The last few months have taken their toll on President Obama's popularity.
Currently vacationing in Hawaii, Obama is finishing 2013 with approval ratings at an all-time low – and the lowest they've been for any president at this point in their term since Richard Nixon, according to one new Washington Post-ABC News poll.
The Real Clear Politics average puts Obama's approval rating at just over 42 percent, and his disapproval rating at 54 percent. The numbers are particularly striking when you consider that just a year ago, they were reversed, with approval ratings of about 54 percent and disapproval ratings of 42 percent.
The botched rollout of the Affordable Care Act clearly took a major toll on Obama – and the law itself is seen by Americans as both Obama's greatest achievement and his greatest failure to date, according to a new Gallup poll – as did the government shutdown and NSA surveillance controversy.
But perhaps most surprising, given that voters name the economy as their No. 1 issue, is that his tanking approval ratings coincide with an economic rebound. Unemployment is at 7 percent – its lowest level in five years – and GDP is growing. The 4.1 percent annualized pace of growth recently reported for the third quarter is the fastest quarter for GDP growth in two years.
Voters seem at least partially aware of that fact. In a year-end USA Today/Pew Research Center poll that also found abysmal approval numbers, and which chronicled how badly the Affordable Care Act and its botched rollout has hurt Obama, one of the few bright spots for the president were the views on his handling of the economy. While that number is still low – 42 percent – it has risen 11 points in just a month.
Given how much voters care about the economy, why is Obama's approval tracking in the opposite direction?
One reason is that the reaction to the Obamacare rollout seems to be having an unusually strong effect, far overshadowing any help that economic gains might otherwise have given Obama.
According to the USA Today/Pew poll, perceptions of Obama's effectiveness, honesty, and leadership have also suffered greatly in the past year, with negative views on all three traits increasing by double digits since January. A majority of Americans in all recent major polls also express dissatisfaction both with the new health-care law and its implementation.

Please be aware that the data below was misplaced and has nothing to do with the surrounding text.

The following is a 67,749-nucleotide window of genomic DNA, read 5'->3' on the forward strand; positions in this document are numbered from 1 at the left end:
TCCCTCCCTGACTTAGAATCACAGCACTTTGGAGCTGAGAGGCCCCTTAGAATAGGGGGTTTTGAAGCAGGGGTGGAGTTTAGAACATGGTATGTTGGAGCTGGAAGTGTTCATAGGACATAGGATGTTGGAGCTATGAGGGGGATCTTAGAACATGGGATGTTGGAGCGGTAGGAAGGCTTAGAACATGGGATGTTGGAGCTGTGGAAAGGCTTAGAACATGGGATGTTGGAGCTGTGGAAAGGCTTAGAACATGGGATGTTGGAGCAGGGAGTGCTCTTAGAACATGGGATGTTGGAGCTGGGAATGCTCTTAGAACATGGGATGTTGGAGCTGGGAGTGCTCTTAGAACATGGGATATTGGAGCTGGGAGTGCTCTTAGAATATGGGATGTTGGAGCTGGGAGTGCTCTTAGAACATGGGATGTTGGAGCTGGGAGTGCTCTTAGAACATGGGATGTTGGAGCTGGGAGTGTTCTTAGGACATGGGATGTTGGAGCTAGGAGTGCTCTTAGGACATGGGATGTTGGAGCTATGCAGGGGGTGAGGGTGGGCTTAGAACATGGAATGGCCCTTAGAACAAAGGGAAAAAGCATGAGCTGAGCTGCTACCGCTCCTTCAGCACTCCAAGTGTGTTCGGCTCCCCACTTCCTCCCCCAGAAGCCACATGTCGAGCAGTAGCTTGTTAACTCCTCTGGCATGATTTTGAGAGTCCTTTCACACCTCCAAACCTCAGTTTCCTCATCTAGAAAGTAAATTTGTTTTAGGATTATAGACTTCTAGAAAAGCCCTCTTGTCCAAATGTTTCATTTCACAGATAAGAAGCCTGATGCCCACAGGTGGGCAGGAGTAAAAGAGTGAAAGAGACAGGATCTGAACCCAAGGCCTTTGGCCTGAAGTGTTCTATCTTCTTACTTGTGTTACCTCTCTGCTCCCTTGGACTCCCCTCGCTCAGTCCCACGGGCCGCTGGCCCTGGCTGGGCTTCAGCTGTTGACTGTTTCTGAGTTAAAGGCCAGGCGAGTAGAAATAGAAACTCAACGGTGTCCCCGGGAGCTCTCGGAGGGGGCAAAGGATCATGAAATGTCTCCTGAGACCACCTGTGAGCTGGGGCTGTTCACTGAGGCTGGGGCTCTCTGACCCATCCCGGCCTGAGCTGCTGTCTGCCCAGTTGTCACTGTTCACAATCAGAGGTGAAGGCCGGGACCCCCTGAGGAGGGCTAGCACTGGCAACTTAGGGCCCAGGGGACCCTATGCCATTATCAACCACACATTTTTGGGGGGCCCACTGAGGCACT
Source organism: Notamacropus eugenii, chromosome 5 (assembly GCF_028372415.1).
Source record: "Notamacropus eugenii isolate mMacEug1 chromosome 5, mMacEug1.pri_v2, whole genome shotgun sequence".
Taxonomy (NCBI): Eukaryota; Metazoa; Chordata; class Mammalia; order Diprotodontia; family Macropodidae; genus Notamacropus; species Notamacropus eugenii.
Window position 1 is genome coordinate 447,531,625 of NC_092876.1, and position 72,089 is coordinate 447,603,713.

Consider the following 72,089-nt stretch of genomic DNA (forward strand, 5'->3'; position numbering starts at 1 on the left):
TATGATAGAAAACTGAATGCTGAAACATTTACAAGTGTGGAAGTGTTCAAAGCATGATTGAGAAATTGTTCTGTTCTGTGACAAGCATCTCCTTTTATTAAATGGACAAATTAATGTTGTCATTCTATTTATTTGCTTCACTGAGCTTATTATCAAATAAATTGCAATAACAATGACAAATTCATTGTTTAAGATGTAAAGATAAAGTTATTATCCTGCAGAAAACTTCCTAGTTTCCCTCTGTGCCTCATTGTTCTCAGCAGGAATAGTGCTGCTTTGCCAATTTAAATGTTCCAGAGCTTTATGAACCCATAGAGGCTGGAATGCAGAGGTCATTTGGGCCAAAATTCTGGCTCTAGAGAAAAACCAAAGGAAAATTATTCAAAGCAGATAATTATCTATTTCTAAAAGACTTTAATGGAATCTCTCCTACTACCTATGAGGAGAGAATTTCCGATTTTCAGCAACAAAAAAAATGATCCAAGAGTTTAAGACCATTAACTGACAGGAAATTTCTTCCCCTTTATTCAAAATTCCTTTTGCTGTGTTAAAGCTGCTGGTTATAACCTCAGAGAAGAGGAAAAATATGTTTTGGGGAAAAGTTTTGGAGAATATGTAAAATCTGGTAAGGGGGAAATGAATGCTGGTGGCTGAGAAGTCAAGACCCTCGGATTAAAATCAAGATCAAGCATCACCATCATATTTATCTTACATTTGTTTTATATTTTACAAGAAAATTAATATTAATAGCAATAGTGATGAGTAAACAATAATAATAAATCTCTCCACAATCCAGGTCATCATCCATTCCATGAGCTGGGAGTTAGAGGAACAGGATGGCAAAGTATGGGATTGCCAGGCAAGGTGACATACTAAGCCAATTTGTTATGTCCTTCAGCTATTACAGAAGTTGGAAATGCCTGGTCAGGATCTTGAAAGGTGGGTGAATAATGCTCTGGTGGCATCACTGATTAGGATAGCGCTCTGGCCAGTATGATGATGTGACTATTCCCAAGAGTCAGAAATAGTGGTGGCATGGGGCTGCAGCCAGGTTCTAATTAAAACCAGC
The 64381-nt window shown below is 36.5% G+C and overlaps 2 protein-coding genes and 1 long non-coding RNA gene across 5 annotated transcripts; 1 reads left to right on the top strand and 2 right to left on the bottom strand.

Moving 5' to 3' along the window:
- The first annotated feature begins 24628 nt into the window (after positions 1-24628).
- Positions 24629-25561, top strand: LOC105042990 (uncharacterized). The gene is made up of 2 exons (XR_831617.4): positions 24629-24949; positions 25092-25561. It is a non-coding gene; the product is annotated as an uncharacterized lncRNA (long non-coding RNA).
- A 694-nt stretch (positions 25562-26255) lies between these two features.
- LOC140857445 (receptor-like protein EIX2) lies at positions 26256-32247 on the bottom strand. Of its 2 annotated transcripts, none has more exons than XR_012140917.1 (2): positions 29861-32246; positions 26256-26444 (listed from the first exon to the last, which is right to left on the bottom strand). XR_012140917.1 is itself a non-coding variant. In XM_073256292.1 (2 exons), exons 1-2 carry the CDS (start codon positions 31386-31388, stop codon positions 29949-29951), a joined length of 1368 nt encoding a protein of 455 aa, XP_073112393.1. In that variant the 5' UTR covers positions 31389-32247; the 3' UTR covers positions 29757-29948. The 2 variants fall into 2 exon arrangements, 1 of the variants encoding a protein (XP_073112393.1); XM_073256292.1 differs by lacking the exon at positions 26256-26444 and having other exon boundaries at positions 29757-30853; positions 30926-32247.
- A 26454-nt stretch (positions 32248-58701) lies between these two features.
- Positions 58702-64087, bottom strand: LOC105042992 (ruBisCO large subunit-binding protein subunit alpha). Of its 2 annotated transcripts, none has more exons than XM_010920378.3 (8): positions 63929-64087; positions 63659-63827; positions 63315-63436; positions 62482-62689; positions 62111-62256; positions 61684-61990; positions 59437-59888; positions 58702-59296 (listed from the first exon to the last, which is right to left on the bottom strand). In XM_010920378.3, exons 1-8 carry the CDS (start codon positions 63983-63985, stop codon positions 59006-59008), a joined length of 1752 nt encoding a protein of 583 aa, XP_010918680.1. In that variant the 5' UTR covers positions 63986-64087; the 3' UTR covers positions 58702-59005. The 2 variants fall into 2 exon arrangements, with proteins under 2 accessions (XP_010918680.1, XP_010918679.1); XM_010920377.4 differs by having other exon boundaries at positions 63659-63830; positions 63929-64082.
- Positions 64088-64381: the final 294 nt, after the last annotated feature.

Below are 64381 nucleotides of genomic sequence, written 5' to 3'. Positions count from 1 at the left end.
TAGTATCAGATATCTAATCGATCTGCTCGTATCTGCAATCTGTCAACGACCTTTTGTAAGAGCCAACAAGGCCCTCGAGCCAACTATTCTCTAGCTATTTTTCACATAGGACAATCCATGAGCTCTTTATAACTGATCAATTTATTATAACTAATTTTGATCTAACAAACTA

But beyond the Obamacare effect, Americans' perception of the economy doesn't seem aligned with the news about its recovery. According to the Post-ABC poll, 79 percent of Americans still say the economy is in recession. (In a slightly more encouraging sign for Obama, 59 percent said that based on their personal experience, the economic recovery has begun.)
The bigger question for Obama is whether sustained economic gains – assuming the public eventually starts believing those gains – will eventually be enough to help him in the public eye. And whether his approval ratings can recover soon enough to help his party in next year's midterm elections.
In his year-end news conference, Obama shrugged off the polls and said that his only concern is whether things are improving for Americans.
"If you’re measuring this by polls, my polls have gone up and down a lot through the course of my career,” Obama said. “If I was interested in polling, I wouldn’t have run for president.”
“We head into next year with an economy that’s stronger than it was at the start of the year,” he added, saying that, “I firmly believe that 2014 can be a breakthrough year for America.”
One possible bright spot for Obama: Polls show Congress faring far worse than the president when it comes to Americans' opinions, and Congressional Republicans faring worst of all.